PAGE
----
We ask Allaah to admit us to Paradise and to keep us far away from the Fire. May He bless us with the highest Firdaws, for He is the One Who is Able to do that. Praise be to Allaah the Lord of the Worlds.

              Islam Q&A
              Sheikh Muhammed Salih Al-Munajjid

              sinotibetan

              • sinotibetan says:

                Sam,
                3.) “and war with non-muslim is possible only if attacked first. ”
                http://www.usc.edu/schools/college/crcc/engagement/resources/texts/muslim/quran/009.qmt.html#009.111
                Quran 9:73
                Quran 9:123
                Quran 9:29
                Quran 9:1-5
                http://www.usc.edu/schools/college/crcc/engagement/resources/texts/muslim/hadith/muslim/001.smt.html#001.0030
                Sahih Muslim 1: 30-33
                http://www.usc.edu/schools/college/crcc/engagement/resources/texts/muslim/hadith/muslim/019.smt.html#019.4366
                Sahih Muslim 19:4366
                http://www.usc.edu/schools/college/crcc/engagement/resources/texts/muslim/hadith/muslim/041.smt.html#041.6981
                Sahih Muslim 41: 6983
                Sahih Muslim 41: 6985
                As usual, my critics will accuse me of ‘misquoting’. Whatever!

                sinotibetan

                • Sam says:

                  Sinotibetan,

                  I honestly tried reading everything,but I scrolled down and the length of it all was discouraging. However,I’ll comment on what I started reading:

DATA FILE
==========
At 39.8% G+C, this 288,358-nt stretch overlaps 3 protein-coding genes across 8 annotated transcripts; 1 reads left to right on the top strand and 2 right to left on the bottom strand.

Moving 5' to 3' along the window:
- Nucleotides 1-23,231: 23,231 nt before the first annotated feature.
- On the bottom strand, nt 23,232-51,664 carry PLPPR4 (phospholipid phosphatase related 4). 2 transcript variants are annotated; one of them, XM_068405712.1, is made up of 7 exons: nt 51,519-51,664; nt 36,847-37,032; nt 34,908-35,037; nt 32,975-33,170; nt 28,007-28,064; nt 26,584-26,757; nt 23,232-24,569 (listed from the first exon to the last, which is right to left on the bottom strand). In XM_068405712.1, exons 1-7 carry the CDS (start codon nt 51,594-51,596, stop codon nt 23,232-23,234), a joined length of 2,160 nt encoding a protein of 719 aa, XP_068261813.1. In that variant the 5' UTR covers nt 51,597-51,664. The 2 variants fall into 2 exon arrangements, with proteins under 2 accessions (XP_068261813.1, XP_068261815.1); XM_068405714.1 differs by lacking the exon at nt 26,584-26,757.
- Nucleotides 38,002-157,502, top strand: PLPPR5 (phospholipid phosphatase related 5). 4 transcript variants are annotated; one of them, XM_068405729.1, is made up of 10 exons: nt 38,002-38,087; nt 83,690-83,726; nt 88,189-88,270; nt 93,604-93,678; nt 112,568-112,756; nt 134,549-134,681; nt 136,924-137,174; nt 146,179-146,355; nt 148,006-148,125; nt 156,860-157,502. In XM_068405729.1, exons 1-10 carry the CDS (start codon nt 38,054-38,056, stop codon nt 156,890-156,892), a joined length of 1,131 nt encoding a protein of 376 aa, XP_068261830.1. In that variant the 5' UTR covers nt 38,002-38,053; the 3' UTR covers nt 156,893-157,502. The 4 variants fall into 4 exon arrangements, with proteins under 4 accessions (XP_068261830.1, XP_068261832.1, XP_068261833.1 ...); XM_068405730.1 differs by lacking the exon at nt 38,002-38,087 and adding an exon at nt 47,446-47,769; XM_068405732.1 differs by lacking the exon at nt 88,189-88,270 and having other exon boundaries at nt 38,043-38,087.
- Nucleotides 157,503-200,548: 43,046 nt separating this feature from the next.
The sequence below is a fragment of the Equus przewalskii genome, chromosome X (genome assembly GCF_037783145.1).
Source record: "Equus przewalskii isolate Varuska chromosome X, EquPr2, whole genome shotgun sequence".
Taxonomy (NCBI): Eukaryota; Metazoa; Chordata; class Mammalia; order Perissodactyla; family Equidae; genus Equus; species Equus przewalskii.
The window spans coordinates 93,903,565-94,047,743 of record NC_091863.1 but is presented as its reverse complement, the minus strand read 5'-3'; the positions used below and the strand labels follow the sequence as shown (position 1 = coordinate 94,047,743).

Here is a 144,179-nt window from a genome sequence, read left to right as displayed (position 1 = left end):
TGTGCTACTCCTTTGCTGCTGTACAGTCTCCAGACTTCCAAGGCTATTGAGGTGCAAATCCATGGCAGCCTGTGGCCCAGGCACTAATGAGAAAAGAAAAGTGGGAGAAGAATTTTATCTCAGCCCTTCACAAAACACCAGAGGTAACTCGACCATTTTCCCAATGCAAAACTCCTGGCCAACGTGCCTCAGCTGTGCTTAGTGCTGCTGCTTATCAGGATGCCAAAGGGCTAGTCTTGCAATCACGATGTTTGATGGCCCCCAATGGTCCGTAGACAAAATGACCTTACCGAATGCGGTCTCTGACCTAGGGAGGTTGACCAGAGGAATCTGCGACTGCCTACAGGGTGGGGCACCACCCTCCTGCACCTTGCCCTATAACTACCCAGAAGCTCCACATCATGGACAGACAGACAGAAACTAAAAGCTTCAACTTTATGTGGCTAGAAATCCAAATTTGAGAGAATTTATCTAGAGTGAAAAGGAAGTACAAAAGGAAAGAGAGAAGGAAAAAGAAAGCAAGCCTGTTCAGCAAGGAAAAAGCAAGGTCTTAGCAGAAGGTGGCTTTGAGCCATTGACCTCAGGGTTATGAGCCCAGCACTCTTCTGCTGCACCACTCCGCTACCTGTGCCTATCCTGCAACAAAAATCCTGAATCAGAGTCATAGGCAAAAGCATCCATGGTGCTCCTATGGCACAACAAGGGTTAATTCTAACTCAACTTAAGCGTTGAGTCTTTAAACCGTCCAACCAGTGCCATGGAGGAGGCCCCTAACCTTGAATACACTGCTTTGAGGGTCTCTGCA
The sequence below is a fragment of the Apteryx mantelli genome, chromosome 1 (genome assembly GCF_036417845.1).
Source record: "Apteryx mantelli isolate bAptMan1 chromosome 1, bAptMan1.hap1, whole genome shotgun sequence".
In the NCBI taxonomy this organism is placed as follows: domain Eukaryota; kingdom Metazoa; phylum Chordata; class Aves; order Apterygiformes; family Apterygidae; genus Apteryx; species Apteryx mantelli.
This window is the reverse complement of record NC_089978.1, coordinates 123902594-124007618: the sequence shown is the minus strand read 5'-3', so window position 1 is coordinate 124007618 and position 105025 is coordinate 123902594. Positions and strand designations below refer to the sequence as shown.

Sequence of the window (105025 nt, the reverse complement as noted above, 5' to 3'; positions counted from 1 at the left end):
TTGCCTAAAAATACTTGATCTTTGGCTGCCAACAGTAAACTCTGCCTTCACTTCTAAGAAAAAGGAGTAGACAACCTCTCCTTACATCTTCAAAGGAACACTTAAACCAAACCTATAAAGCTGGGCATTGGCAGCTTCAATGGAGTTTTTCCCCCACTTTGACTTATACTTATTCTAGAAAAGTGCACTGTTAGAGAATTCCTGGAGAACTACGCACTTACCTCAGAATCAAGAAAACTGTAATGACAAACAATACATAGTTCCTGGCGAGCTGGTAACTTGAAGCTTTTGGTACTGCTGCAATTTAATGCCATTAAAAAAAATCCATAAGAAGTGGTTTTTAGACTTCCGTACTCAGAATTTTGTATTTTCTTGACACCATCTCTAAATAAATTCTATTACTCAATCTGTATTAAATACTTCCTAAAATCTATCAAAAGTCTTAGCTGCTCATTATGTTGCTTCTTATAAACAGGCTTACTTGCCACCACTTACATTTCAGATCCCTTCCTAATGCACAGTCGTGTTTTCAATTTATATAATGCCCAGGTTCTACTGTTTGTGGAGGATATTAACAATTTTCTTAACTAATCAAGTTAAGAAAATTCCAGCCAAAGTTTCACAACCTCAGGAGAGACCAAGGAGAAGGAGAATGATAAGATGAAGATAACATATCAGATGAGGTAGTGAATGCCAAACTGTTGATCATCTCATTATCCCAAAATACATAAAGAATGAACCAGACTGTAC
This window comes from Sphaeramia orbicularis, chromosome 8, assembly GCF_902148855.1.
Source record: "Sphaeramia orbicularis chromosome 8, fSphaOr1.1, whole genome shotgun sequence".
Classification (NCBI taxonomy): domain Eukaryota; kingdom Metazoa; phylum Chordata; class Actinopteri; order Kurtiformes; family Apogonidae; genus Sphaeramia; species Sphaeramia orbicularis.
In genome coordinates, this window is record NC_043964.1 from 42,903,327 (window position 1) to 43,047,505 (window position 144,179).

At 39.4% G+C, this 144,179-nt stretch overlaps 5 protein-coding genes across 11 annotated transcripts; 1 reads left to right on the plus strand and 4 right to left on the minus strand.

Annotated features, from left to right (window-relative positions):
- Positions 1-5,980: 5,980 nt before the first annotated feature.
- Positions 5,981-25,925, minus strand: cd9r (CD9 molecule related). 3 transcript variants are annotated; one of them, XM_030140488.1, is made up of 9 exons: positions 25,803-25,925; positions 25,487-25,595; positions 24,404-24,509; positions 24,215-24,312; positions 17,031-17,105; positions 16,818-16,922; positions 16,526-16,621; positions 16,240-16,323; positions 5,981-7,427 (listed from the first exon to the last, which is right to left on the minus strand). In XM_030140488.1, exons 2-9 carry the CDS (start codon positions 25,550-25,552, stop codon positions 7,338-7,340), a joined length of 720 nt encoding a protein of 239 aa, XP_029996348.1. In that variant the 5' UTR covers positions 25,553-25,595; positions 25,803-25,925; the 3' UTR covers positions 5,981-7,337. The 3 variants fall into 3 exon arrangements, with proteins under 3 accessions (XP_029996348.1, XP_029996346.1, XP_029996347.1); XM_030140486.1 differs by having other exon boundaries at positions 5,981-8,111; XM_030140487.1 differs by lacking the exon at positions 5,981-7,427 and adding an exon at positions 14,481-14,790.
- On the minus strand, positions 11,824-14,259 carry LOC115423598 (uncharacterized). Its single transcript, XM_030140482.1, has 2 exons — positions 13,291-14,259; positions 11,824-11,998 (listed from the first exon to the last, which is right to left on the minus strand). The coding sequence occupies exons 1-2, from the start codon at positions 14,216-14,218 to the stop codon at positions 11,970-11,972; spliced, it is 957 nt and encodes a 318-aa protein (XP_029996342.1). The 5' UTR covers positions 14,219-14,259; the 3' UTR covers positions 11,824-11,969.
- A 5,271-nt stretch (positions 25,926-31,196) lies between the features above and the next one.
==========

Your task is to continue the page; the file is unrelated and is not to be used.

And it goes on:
>Indeed! Yet Shiites and Sunnis had killed(and continue to do so till today) each other in >countless wars over the ages.

                  Yes they did, and yes they’ll probably continue to do it, and as I said myself in my comment Libyans are doing it too. But that they do it doesn’t mean it’s allowed. All states of the world have laws forbidding various crimes: stealing,corruption,murder,driving under influence… Yet people commit these crimes. Should we conclude these crimes are permissible?

                  >“So (it will be). And We shall marry them to Hoor (fair females) with wide lovely eyes”
                  >[al-Dhukhaan 44:54]

                  I picked one of your quotations randomly, I seriously can’t go read and comment over all of them:D
                  So,I don’t know whether you read Arabic or whether this is just something you copied/paste already “translated”😀 First, if you read this quote (and probably the other quotes as well),what do you make of women? I mean, “We shall marry them to Hoor (fair females)” doesn’t seem very logical ( in case you are wondering, women go to heaven too in Islam:D).So the verb used in Arabic means “pair”,not “marry”. And the “hoor eyed” are the women who go to heaven. Hence,total meaning: We shall pair them (men and women) to enjoy the gardens of heaven. I can’t see what you find evil in this quote.

                  >As usual, my critics will accuse me of ‘misquoting’. Whatever!

                  I personally don’t accuse you of anything. Your comments on all other subjects are very thoughtful,deep and smart. But when you get to Islam (a subject you don’t seem very knowledgeable in) you just forget all your thoughtfulness to post nasty comments. For example, why mock fasting? If someone fasts,how does this affects you at all? I understand you “love food too much”,but rest assured, Muslims do too. They aren’t some particular human species who happen to mysteriously hate food. I cannot run the marathon and wouldn’t understand why would anyone inflict such a strain on themselves, but some people enjoy it,train for it and seem very happy doing it. As for your comment on the Libyan people,the situation there is tragic, they are dying because of the Nato intervention,bombings and internal fighting. Thinking they are doing this because they are some stupid guys promised “72 ‘perpetual virgins’ to satiate their currently suppressed ‘earthly’ desires” is just cruel.
                  I hope you will read this with an open mind. Please don’t take stereotypes at face value,or generalize a possibly correct opinion of people you may have known to a whole religion🙂

              • yalensis says: